Do you feel it, that at the end of the day you will have to admit to God that you have been a wicked and worthless servant; that although He made you for Himself, for His Own praise and glory, you have turned your back on Him and walked away. That with Adam, you have eaten of the fruit of the Tree of the Knowledge of Good and Evil; that with King David, you have gazed next door, looking longingly on another man’s wife, and taken her for yourself; that with King Ahab, you have gazed next door, looking longingly on another man’s vineyard, and taken it for yourself; that with Peter, you have denied your Lord, even with curses; that with James and John, you have sought the best seats, the seats of honor, so that you could have precedence among your peers; that with Ananias and Saphira, you have lied to the Church, and therefore, to the Holy Spirit, claiming to have given a certain amount of money that you, in fact, did not give; with John Mark, quitting the work of the Lord when the going got tough and suffering appeared on the horizon; with the Apostle Peter, eating with Gentiles only until someone who disapproved of Gentiles came into the dining hall, and then switching your allegiance quickly and casting off the Gentiles for the higher status of the companionship of the Jews?

Have you found yourself, in endless ways across years and years, washing your hands of responsibility like Pontius Pilate, claiming the blood of Christ is not on your hands? Or have you seen yourself engaged directly in the death of the Son of God, with the Jewish mobs and their leaders, crying out against the Lord Jesus, “Crucify Him! Crucify Him!”; with the Roman soldiers, mocking and spitting on Jesus, lashing Him with the whip, shoving a crown of thorns on His head, casting lots for His clothes, nailing his hands and feet to the crossbeams and hoisting him into the air; and with the passersby and Jewish leaders, as Jesus hangs there suffocating, taunting and hurling abuse at Him,

…saying, “Ha! You who are going to destroy the temple and rebuild it in three days, save Yourself, and come down from the cross!” In the same way the chief priests also, along with the scribes, were mocking Him among themselves and saying, “He saved others; He cannot save Himself. Let this Christ, the King of Israel, now come down from the cross, so that we may see and believe!” Mark 15:29-32, NAS95.

Is this you? Can you recognize yourself here, not in one but in all of these sins?

Do you feel the burden of your gulty conscience and do you fear standing before the Judgement Seat of God?

You are right to feel the burden and to fear His throne, since it is God Himself Who has said “It is appointed unto man once to die, and after that the Judgement.” It is His Son, Jesus Christ, Who has said, “

Matthew 10:28 Do not fear those who kill the body but are unable to kill the soul; but rather fear Him who is able to destroy both soul and body in hell.

Right here, though, weighed down by sin and under the sentence of death, both in this life and in the life to come, you might make a terrible mistake—one all of us are forever tempted to make because it is so natural to us, it conforms so perfectly to our insatiable pride: We turn from our sin and grasp desperately at straws of human improvement thinking that our gaping wounds might be sewn up by our own hands, that we might be our own physician, nurse, and pharmacist; diagnosing, prescribing, fulfilling, and administering our own cure.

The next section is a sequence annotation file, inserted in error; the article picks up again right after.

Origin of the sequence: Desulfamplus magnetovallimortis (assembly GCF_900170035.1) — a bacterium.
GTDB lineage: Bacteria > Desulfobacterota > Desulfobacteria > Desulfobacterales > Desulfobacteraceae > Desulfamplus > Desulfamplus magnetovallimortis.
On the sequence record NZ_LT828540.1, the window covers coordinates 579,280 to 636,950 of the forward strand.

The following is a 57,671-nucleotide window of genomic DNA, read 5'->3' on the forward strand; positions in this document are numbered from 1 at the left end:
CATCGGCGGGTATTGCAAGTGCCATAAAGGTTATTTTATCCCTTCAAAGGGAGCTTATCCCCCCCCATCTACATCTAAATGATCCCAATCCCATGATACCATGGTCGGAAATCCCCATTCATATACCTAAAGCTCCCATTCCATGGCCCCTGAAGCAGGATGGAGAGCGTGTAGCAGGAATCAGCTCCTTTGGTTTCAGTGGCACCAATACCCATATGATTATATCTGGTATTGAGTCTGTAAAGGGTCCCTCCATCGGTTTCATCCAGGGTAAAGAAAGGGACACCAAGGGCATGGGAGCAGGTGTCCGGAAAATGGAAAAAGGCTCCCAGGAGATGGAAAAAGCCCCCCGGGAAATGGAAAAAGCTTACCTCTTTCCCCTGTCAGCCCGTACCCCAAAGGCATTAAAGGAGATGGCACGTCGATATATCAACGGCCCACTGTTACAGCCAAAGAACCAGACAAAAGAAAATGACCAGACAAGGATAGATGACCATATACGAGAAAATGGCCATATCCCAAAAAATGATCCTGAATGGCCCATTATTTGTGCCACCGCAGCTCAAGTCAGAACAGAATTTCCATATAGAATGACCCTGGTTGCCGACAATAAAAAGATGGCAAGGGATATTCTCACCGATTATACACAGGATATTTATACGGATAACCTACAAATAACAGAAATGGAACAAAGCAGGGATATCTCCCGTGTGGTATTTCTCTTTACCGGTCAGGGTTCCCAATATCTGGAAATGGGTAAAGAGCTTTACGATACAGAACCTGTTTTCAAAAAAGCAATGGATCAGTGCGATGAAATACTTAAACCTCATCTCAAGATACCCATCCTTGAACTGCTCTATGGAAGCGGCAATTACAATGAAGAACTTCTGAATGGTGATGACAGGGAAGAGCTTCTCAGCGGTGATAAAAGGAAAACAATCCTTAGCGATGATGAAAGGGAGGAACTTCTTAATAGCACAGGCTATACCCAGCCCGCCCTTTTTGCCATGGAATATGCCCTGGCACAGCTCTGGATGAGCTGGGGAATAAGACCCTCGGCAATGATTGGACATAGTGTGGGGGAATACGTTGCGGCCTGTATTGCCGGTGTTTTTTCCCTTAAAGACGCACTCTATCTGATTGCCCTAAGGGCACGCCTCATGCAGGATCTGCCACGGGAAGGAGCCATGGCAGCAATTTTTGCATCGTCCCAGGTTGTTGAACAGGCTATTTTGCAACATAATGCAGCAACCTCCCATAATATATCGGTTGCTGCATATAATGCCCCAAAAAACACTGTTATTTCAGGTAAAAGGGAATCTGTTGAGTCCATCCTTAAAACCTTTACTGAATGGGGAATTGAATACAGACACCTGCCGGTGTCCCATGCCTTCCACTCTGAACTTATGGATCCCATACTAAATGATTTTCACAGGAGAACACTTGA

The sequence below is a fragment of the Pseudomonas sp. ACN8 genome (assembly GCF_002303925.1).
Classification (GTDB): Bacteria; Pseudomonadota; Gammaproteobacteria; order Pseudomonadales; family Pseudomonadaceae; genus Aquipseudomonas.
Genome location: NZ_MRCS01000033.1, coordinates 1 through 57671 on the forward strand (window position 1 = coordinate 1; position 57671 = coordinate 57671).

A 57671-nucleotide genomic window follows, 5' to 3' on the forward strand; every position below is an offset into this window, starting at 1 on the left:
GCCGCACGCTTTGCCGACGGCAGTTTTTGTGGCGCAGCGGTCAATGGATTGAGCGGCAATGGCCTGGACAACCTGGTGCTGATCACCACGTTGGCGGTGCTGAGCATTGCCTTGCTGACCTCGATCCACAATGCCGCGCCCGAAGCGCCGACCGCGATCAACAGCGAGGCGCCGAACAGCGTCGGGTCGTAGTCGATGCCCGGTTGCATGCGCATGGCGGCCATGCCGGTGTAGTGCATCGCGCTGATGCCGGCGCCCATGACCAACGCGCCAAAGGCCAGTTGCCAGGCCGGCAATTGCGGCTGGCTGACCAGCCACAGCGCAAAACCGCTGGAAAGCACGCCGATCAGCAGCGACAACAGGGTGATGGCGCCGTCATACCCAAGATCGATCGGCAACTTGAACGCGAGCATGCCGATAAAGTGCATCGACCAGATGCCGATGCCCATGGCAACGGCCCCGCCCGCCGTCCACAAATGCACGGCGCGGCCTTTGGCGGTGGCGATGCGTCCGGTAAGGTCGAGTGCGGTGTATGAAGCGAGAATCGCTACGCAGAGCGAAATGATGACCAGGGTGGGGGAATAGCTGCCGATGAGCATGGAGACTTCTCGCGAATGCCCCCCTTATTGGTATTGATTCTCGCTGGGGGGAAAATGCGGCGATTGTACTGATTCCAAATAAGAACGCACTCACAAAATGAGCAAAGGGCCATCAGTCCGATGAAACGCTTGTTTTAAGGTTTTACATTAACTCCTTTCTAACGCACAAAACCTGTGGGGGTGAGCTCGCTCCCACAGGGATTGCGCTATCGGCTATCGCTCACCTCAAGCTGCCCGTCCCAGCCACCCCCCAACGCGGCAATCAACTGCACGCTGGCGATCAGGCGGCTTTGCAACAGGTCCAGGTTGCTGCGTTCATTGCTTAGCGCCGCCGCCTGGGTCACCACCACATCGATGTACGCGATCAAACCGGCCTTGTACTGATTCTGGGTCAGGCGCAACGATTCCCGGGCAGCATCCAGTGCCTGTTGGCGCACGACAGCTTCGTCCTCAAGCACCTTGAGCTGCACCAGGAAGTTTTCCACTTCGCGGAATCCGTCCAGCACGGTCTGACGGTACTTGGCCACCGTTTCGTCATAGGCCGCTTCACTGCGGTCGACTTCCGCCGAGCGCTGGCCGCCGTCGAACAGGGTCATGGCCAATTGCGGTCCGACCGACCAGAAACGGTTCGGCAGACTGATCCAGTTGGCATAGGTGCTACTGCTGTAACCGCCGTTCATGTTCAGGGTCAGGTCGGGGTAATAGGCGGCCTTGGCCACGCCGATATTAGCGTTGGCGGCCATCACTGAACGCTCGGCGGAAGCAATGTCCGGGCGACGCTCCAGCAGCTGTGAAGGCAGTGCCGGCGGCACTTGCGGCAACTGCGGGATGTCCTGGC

No, this is forevermore impossible. We are not sick, but terminal; or rather, we are not terminal, but dead—dead in our trespasses and sins. As the Word of God says:

1 Timothy 5:6 “6 But she who gives herself to wanton pleasure is dead even while she lives.”

Ephesians 2:1-3 “1 And you were dead in your trespasses and sins, 2 in which you formerly walked according to the course of this world, according to the prince of the power of the air, of the spirit that is now working in the sons of disobedience. 3 Among them we too all formerly lived in the lusts of our flesh, indulging the desires of the flesh and of the mind, and were by nature children of wrath, even as the rest.

What must we do, then, seeing that we are truly dead in our trespasses and sins?

We must turn away from, we must forsake, all self-help schemes, whether they are found in education, psychology, Dr. Phil or Dr. Laura, or the more natural ones of marriage and family, and work. If we are a content wife or happy mother or devoted husband, we are still dead in our trespasses and sins—only slightly happier than the next corpse. This is not to disparage the joys and blessings of marriage and family life, but only to recognize that one can go to hell after a good marriage as well as one can go to hell after a bad one.

Man—his wisdom and learning and riches and counsel—cannot heal us. We are dead in our trespasses and sins, and surrounding ourselves with many others who have found a slightly better way to live in death are no help to a dying man; he must be saved, not reassured that he’s not really lost, but only slightly befuddled.

We must turn away from, and forsake, all self-help schemes, though, that are religious; and this is the error that trumps all others for popularity across space and time.